So you guys, I finished my triathlon. It was fantastic.
The swim part was not fantastic. The swim part was moderately miserable, actually. I am super-nearsighted, and my anti-fogging measures (read: spit) didn't keep my goggles from fogging, so I was swimming blind. I could see vague shapes for about three or four feet, and nothing further. This race had swim buddies available for less confident swimmers, and I latched onto one while I was waiting for my wave to start. It didn't work out as well as I'd hoped. I was wearing earplugs (I don't think I told you about last week's nasty case of swimmer's ear, did I? the one where the nurse-practitioner took one look and said, "yeah, no wonder that hurts"? one more proof, if any more were needed, that humans were not meant to be aquatic) -- anyway, I had a hard time hearing my swim buddy's voice. She just did not seem to get my degree of sensory impairment. She kept telling me, "Just swim to the orange buoy" -- which was kind of like telling me to swim to the invisible unicorn. I couldn't hear what she was saying and I couldn't see where I was going and there were kicking feet all around me and there was more chop than I was expecting and the visibility underwater was pretty much zero.
I did not panic. About 200m in I hit a spot where I could stand up, and I thought I'd just catch my breath for a quick second. When I tried to stand up, though, I got a faceful of water. I had thought I was at a point in my swimming where I could deal with a faceful of water, but it turns out that pool water is easier for me to deal with than turbid water inhabited by invisible unicorns or perhaps krakens. Still, I did not panic. I had to pause by the lane line, not caring who might be behind me, and pull up my swim cap and goggles for a few seconds. My swim buddy had disappeared.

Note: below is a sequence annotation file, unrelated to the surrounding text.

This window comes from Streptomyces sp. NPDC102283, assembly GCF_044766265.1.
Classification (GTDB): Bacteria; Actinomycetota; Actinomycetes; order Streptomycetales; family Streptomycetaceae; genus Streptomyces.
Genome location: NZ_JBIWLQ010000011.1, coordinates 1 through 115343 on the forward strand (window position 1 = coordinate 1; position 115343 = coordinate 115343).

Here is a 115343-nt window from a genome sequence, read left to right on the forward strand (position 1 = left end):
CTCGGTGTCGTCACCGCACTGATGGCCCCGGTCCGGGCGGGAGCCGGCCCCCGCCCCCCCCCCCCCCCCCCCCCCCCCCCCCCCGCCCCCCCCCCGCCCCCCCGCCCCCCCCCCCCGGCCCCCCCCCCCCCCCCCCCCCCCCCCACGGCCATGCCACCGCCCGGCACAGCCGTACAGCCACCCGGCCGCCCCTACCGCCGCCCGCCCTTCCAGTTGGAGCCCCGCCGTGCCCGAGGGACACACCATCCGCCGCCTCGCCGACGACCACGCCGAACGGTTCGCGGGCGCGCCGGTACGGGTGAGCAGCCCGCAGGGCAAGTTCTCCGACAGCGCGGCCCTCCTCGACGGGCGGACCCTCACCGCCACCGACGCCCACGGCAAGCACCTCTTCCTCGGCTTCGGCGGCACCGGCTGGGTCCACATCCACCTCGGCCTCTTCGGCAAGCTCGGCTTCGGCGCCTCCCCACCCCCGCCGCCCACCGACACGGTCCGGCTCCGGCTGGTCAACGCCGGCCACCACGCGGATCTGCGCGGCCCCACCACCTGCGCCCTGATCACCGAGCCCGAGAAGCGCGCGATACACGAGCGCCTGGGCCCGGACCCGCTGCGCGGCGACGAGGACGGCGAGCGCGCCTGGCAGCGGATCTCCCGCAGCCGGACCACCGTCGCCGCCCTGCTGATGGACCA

I was breaststroking like a little old lady, because going under the murky water and coming up to chop and splash rather than nice breathable air was stressing me out. There's a reason, though, that little old ladies don't breaststroke very quickly, and I knew I could move faster on my back. So I did. Even though I was yawing from side to side across my lane, one little bit of happy news was that I could sort of time myself by the horn signaling the starts for the remaining waves, and I could tell that I was making better time than I had expected. Faster than I had hoped, I was two-thirds of the way through the course.
At this point I had another opportunity to swim with a buddy. And OH YOU GUYS THIS BUDDY WAS THE BEST. THE BEST BEST PUFFY HEART BEST. His name was Don, and he was SO encouraging. Not in a false or a sappy way-- he was so genuine and helpful that I am leaking tears here at my keyboard as I try and fail to tell you about him with resorting to more capital letters. THE BEST BEST BEST. (Oops, my pinkie commandeered the caps lock key there. Don deserves some caps lock action, though.) Instead of telling me to swim toward an imaginary purple amphisbaena, he told me I'd be at the buoy in about 5 strokes. So helpful! He offered some gentle guidance on my technique, reminding me to take nice long strokes, and that made me more efficient and also calmer. I had been worried that I might get increasingly freaked out in the water, because there's a limit to the number of times I can push back panic. As it turned out, the last third of the swim was by far the most manageable. Oh, Don, wherever you are I am blowing you an appreciative kiss.